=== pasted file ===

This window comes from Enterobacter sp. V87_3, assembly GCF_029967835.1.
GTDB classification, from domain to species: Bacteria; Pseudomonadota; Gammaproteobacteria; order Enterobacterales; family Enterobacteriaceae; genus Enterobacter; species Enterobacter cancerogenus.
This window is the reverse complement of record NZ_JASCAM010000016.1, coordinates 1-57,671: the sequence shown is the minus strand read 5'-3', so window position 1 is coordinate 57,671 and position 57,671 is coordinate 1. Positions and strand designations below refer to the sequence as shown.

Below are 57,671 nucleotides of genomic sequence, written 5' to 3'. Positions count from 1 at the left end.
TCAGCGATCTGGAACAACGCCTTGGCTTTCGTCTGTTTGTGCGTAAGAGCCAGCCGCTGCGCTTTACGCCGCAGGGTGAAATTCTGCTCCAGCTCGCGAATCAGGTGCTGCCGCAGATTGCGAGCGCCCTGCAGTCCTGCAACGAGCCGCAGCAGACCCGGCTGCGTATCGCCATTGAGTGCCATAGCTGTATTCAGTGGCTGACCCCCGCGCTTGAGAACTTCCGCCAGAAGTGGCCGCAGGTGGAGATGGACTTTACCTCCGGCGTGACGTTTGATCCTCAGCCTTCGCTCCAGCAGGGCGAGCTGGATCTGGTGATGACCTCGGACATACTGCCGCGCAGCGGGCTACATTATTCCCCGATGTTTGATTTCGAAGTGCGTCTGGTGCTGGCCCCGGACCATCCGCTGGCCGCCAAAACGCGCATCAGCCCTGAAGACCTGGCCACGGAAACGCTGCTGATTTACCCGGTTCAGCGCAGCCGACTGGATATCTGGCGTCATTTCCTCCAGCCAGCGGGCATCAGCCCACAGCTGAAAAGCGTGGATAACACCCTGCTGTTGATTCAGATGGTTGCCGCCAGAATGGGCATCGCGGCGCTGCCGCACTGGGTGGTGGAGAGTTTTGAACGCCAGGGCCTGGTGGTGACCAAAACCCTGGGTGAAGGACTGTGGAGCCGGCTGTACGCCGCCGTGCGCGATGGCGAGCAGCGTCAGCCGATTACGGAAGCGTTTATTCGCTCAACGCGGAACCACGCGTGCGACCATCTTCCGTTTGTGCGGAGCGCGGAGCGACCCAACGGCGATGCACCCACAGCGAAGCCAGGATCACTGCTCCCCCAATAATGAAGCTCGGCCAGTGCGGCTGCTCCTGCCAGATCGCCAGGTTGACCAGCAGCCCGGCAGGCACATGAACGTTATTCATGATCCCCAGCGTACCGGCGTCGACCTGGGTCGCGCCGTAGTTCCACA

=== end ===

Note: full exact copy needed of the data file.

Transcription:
This window comes from Enterobacter sp. V87_3, assembly GCF_029967835.1.
GTDB classification, from domain to species: Bacteria; Pseudomonadota; Gammaproteobacteria; order Enterobacterales; family Enterobacteriaceae; genus Enterobacter; species Enterobacter cancerogenus.
This window is the reverse complement of record NZ_JASCAM010000016.1, coordinates 1-57,671: the sequence shown is the minus strand read 5'-3', so window position 1 is coordinate 57,671 and position 57,671 is coordinate 1. Positions and strand designations below refer to the sequence as shown.

Below are 57,671 nucleotides of genomic sequence, written 5' to 3'. Positions count from 1 at the left end.
TCAGCGATCTGGAACAACGCCTTGGCTTTCGTCTGTTTGTGCGTAAGAGCCAGCCGCTGCGCTTTACGCCGCAGGGTGAAATTCTGCTCCAGCTCGCGAATCAGGTGCTGCCGCAGATTGCGAGCGCCCTGCAGTCCTGCAACGAGCCGCAGCAGACCCGGCTGCGTATCGCCATTGAGTGCCATAGCTGTATTCAGTGGCTGACCCCCGCGCTTGAGAACTTCCGCCAGAAGTGGCCGCAGGTGGAGATGGACTTTACCTCCGGCGTGACGTTTGATCCTCAGCCTTCGCTCCAGCAGGGCGAGCTGGATCTGGTGATGACCTCGGACATACTGCCGCGCAGCGGGCTACATTATTCCCCGATGTTTGATTTCGAAGTGCGTCTGGTGCTGGCCCCGGACCATCCGCTGGCCGCCAAAACGCGCATCAGCCCTGAAGACCTGGCCACGGAAACGCTGCTGATTTACCCGGTTCAGCGCAGCCGACTGGATATCTGGCGTCATTTCCTCCAGCCAGCGGGCATCAGCCCACAGCTGAAAAGCGTGGATAACACCCTGCTGTTGATTCAGATGGTTGCCGCCAGAATGGGCATCGCGGCGCTGCCGCACTGGGTGGTGGAGAGTTTTGAACGCCAGGGCCTGGTGGTGACCAAAACCCTGGGTGAAGGACTGTGGAGCCGGCTGTACGCCGCCGTGCGCGATGGCGAGCAGCGTCAGCCGATTACGGAAGCGTTTATTCGCTCAACGCGGAACCACGCGTGCGACCATCTTCCGTTTGTGCGGAGCGCGGAGCGACCCAACGGCGATGCACCCACAGCGAAGCCAGGATCACTGCTCCCCCAATAATGAAGCTCGGCCAGTGCGGCTGCTCCTGCCAGATCGCCAGGTTGACCAGCAGCCCGGCAGGCACATGAACGTTATTCATGATCCCCAGCGTACCGGCGTCGACCTGGGTCGCGCCGTAGTTCCACA